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Q&A w/ Violet Night

All artists go through periods where they seem to lack creativity, when you’re experiencing one of these phases, what do you do to get yourself out of it?

Connor Pohl: Personally, I’ve been very fortunate and haven’t had periods where I lack creativity, as crazy as that sounds. I’m not trying to sound snooty or pretentious or anything, music has always just really came to me with ease and I’m thankful for it. There’s never been a day I’ve picked up a guitar and haven’t been able to write something (knock on wood). For example our first LP Colours of You is about to drop, and I have close to 50 songs written for next album! Definitely hungry.

TJ Rountwaithe: I take my dog for a walk if I ever find myself in a kind of slump. The scenery here is beautiful and it’s good to clear your mind for a while.

What is your local scene like?

CP: Nonexistent! (Laughs). We originated in a town of a few thousand people; if you aren’t a country band most people aren’t into it. I’m willing to bet now though that, given our small successes as of late and growing reputation, that we would get a fairly good draw if we played a hometown show. Still, going somewhere when there isn’t much of a scene around us has certainly shaped our sound; we had a lot of time to focus on honing our sound because we weren’t out playing shows all the time. We’re excited to break out and gig a lot, though!

What are some of your earliest musical influences that have found their way into the music you’re currently making?

CP: Early on my mom introduced me to the all time greats, such as Led Zeppelin, Aerosmith, David Bowie, etc. I love different things about each of those three acts. Steven Tyler is a wild frontman. — totally rock and roll. David Bowie was way ahead of his time, a true artist. Led Zeppelin is arguably the greatest band of all time; need I say more? I should mention I did have a Green Day Dookie cassette tape in second grade and a Blink-182 Take Off Your Pants and Jacket CD, so I had wide array of influences even at a young age!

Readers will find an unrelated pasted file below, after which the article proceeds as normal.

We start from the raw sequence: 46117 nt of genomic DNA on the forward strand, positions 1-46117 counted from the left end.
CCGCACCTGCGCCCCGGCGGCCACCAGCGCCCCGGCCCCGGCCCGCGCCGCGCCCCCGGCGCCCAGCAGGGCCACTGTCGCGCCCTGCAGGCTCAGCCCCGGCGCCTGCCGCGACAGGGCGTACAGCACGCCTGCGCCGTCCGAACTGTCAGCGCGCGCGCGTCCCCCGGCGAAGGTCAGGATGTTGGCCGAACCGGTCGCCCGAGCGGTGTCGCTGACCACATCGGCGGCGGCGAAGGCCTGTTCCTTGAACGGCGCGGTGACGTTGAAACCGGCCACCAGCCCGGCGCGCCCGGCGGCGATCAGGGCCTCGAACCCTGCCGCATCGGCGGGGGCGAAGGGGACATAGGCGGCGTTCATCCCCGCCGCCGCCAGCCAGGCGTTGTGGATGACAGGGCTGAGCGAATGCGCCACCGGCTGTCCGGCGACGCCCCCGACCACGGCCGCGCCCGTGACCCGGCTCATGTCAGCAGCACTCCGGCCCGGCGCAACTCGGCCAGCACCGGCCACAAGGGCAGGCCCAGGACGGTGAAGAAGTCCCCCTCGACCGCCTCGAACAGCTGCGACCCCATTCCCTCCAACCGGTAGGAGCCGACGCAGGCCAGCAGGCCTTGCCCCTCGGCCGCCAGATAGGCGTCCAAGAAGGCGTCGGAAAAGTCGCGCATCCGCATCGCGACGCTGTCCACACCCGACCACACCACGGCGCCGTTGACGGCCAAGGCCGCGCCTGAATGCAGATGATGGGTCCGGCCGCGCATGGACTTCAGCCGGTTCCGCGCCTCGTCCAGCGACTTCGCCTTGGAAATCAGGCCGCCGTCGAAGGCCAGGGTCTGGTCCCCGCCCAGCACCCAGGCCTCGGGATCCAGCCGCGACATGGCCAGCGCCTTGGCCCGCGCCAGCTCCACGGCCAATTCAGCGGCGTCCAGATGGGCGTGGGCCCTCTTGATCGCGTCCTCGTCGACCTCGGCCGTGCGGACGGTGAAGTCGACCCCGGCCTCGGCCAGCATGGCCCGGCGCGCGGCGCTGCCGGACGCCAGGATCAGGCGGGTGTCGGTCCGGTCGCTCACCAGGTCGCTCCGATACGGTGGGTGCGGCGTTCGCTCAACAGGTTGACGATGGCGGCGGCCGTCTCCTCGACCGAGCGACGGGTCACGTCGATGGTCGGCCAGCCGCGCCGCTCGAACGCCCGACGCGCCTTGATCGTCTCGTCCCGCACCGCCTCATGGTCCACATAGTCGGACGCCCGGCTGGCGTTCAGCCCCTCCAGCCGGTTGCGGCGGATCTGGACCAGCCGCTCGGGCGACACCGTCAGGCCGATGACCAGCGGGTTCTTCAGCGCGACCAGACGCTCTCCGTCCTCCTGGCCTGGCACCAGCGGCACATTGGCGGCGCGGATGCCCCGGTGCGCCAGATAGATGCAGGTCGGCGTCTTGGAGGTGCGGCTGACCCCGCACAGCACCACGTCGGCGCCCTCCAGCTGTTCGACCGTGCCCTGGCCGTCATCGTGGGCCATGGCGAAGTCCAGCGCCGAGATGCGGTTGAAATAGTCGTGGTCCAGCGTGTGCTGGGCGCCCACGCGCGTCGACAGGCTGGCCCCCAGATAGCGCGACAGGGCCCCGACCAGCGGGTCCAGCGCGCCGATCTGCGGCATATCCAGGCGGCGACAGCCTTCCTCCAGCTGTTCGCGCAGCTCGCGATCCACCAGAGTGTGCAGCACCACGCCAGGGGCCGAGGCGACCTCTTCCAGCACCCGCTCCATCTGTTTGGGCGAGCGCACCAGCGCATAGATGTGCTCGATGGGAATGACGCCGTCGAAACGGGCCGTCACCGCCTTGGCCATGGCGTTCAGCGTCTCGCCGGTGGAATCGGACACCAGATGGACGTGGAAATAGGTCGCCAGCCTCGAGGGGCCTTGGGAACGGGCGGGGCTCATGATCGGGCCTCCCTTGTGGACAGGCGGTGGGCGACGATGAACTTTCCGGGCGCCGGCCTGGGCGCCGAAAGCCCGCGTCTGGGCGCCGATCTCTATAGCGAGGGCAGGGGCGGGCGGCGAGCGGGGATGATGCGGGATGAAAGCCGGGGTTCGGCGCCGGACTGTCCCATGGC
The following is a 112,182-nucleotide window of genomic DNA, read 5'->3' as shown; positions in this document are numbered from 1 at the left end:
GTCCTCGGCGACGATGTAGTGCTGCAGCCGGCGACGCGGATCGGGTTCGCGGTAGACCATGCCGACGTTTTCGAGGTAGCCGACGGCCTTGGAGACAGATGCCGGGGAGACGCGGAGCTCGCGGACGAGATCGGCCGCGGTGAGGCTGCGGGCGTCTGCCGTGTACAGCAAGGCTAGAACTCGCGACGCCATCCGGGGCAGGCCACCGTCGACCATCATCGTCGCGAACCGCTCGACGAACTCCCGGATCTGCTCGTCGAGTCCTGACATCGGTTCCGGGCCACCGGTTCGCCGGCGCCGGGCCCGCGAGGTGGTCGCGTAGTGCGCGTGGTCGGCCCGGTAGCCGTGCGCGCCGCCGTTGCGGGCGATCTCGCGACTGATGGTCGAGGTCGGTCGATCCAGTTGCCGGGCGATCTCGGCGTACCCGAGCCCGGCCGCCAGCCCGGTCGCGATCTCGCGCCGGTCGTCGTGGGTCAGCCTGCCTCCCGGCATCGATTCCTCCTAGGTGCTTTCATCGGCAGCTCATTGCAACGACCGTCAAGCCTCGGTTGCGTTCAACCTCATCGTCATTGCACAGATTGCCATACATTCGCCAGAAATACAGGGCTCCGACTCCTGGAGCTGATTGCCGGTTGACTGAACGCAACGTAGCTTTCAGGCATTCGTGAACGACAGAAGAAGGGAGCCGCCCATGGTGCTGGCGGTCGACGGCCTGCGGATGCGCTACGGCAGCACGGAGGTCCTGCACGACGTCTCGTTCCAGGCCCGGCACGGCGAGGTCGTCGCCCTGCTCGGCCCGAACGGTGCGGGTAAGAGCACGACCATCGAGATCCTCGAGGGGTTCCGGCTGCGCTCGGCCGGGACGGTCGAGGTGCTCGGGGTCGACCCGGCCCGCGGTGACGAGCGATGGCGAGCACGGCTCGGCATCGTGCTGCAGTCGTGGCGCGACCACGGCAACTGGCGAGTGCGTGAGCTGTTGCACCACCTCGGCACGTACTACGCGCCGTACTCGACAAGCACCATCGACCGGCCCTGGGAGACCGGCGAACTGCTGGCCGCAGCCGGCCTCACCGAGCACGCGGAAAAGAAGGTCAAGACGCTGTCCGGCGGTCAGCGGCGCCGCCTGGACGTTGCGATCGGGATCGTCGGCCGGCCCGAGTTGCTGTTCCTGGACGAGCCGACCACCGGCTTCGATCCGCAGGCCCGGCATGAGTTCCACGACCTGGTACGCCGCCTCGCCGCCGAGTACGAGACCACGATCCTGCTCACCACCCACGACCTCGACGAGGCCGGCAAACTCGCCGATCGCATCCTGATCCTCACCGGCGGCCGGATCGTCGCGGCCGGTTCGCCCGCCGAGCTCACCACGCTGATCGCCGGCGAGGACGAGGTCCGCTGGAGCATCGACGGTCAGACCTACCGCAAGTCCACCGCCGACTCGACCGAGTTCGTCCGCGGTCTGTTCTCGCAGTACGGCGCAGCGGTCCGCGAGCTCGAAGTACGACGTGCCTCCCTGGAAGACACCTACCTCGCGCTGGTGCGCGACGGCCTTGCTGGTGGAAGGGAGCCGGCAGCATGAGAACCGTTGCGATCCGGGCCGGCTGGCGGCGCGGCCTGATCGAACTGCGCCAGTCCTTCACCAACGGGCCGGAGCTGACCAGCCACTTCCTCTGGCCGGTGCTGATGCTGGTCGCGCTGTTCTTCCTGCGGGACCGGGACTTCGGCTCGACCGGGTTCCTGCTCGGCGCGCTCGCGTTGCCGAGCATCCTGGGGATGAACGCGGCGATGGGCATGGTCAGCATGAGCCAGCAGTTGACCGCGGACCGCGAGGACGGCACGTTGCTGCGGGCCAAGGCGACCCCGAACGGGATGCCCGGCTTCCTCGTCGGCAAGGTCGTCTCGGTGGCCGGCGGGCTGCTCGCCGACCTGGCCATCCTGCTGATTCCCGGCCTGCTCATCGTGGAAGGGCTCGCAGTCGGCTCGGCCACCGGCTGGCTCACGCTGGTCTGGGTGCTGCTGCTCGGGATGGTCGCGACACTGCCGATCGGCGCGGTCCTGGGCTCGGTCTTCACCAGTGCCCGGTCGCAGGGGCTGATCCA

TJR: Linkin Park and Blink-182 were the first bands I ever listened to. I hated classic rock when I was younger. The more I learn about music, though, the more I love classic rock now.

Do you have any in-band memes? Plzzzz share one.

CP: We do not, but we would love if you made one our behalf! Haha. We have a handful of fan pages on Instagram, and some of them have made Violet Night memes, though.

Have you ever tried to learn a new instrument or technique and just flat out failed at it?

CP: I can’t say that I have. Guitar’s been my focus since I picked it up, so I haven’t really tried anything else to fail it! Maybe some day, though.

TJR: I tried to learn the guitar and the violin. While I love the sound of both, neither instrument clicked that well with me. I gave my guitar to my little brother, and he’s been playing ever since.

What is the first song you ever wrote and did it make it onto a release?

CP: The first song I ever wrote, called “Break It Down,” is somewhere on YouTube, but I’m not going to give away the exact location to save myself the humiliation (laughs). It’s a mix of acoustic guitar and heavy metal, with both clean vocals and some screaming.